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Project 1917 is a series of events that took place a hundred years ago as described by those involved. It is composed only of diaries, letters, memoirs, newspapers and other documents

Again visited Kropotkin. The society assembled there was a rather motley crew, which exhausted his family. They look at every new arrival as if he is a misfortune that needs to be patiently dealt with until the end.  See more

I met General KornilovCommander in Chief of the Petrograd command - from 18 March 1917 after his appointment as Supreme Commander in Chief. My general impression of Kornilov is as follows: he is, first and foremost, a soldier, and he doesn't understand a great deal when it comes to complex political questions. See more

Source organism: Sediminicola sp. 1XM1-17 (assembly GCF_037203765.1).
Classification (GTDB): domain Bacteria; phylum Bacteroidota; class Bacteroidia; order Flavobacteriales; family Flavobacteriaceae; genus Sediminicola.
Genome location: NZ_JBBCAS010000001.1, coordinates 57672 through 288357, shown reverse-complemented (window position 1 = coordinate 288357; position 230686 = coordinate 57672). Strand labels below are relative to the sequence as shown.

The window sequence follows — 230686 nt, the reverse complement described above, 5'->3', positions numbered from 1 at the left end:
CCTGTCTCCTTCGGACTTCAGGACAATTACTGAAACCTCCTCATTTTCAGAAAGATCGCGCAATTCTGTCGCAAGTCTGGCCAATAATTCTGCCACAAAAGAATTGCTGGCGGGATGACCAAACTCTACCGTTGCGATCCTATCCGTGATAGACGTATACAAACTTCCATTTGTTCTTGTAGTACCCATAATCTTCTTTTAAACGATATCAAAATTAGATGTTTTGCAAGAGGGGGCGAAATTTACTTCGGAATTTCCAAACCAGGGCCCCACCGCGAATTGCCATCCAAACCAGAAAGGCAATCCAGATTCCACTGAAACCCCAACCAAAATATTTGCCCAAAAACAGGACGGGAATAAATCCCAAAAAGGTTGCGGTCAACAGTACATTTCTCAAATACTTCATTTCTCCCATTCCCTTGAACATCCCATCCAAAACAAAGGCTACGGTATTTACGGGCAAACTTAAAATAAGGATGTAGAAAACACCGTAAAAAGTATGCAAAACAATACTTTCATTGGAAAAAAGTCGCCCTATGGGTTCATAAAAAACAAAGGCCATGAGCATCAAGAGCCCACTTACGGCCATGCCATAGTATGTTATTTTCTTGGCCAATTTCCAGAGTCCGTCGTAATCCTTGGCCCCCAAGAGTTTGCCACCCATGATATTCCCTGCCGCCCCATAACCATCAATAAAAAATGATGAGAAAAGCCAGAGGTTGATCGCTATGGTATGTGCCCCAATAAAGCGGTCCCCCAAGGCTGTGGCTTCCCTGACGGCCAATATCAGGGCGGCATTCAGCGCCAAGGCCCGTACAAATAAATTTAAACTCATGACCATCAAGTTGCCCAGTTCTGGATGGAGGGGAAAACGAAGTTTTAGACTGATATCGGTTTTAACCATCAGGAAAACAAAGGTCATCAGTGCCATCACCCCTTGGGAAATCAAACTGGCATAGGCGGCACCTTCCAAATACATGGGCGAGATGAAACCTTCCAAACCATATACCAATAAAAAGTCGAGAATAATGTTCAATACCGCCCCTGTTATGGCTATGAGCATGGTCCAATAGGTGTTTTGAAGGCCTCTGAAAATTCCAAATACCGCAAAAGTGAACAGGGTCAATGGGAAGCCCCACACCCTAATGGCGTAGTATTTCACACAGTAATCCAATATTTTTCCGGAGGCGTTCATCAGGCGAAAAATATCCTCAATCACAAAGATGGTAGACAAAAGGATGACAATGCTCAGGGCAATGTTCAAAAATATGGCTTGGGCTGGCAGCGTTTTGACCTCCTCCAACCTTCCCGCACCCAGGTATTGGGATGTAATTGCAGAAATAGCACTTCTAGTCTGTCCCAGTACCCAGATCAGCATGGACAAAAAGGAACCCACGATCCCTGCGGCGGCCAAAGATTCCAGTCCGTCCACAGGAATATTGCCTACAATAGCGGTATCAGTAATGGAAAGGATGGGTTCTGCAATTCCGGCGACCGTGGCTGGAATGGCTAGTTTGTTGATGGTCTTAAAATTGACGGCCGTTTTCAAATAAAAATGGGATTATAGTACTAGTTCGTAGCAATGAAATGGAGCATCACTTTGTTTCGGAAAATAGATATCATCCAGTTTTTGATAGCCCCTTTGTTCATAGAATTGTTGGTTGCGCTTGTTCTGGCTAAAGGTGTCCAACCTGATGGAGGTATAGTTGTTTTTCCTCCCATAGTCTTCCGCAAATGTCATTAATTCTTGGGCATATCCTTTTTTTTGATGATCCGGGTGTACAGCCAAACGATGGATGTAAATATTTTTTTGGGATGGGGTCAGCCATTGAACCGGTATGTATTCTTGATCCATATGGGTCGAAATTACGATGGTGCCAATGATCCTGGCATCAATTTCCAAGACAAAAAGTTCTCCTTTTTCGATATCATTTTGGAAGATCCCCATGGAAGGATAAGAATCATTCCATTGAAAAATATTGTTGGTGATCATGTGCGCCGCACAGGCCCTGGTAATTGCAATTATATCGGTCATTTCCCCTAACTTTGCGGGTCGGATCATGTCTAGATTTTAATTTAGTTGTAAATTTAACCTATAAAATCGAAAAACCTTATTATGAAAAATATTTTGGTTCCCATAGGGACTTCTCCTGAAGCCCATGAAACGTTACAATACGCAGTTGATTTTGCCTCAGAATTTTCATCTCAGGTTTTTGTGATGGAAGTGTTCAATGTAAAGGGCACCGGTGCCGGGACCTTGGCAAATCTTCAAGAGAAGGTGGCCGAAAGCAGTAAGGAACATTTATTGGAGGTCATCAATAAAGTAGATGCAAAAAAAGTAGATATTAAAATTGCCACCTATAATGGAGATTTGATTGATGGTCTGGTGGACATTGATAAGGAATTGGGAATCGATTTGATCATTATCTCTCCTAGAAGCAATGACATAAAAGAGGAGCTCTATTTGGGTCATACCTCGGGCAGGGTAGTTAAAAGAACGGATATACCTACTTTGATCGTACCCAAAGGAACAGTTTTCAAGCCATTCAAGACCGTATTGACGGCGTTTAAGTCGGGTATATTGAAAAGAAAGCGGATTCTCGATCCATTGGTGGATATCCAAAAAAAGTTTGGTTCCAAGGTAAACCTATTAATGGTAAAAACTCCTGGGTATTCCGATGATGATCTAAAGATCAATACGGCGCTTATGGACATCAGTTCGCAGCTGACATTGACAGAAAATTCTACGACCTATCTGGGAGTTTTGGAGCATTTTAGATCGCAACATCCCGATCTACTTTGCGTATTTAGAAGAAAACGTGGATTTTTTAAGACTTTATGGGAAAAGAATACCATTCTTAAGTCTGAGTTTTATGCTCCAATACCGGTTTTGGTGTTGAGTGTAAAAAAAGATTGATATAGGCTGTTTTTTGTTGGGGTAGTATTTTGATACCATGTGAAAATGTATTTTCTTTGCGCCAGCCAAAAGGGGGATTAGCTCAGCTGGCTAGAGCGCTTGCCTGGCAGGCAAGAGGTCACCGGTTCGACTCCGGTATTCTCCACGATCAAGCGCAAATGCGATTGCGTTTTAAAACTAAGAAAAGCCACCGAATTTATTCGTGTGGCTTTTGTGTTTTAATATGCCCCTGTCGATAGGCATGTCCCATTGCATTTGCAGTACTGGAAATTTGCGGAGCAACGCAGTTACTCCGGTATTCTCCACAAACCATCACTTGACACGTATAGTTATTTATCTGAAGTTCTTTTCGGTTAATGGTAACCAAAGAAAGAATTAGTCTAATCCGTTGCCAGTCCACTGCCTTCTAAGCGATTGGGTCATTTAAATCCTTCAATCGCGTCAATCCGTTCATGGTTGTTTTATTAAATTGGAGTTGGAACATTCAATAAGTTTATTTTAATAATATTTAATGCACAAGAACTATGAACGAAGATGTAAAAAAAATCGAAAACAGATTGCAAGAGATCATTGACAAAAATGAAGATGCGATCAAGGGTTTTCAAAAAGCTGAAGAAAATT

Masha said this morning, “You know, there’s a dictatatorship in Russia!” Out of nervousness. Just a month ago I wondered how the bourgeoisie would pull the military and the treasury and the political authorities over to its side; it seemed despite all the laws of history that Russia would, after centuries of autocracy, immediately become a socialist state. See more

I don’t sleep at all. For the second night in a row am reading Stendhal’s “The Red and the Black,” a ravishing, thick, two-volume novel. It stole the whole morning from me. In annoyance that it took me away from work, I threw it aside. Otherwise you cannot tear yourself away from it—you need to make a heroic gesture. See more

How I envy people who have money!

Age: 35
Occupation: literary critic, translator, journalist, poet
Interests: literary criticism, poetry, English, Nikolay Nekrasov, Walt Whitman

Today:

+18
in Petrograd
+18
in Moscow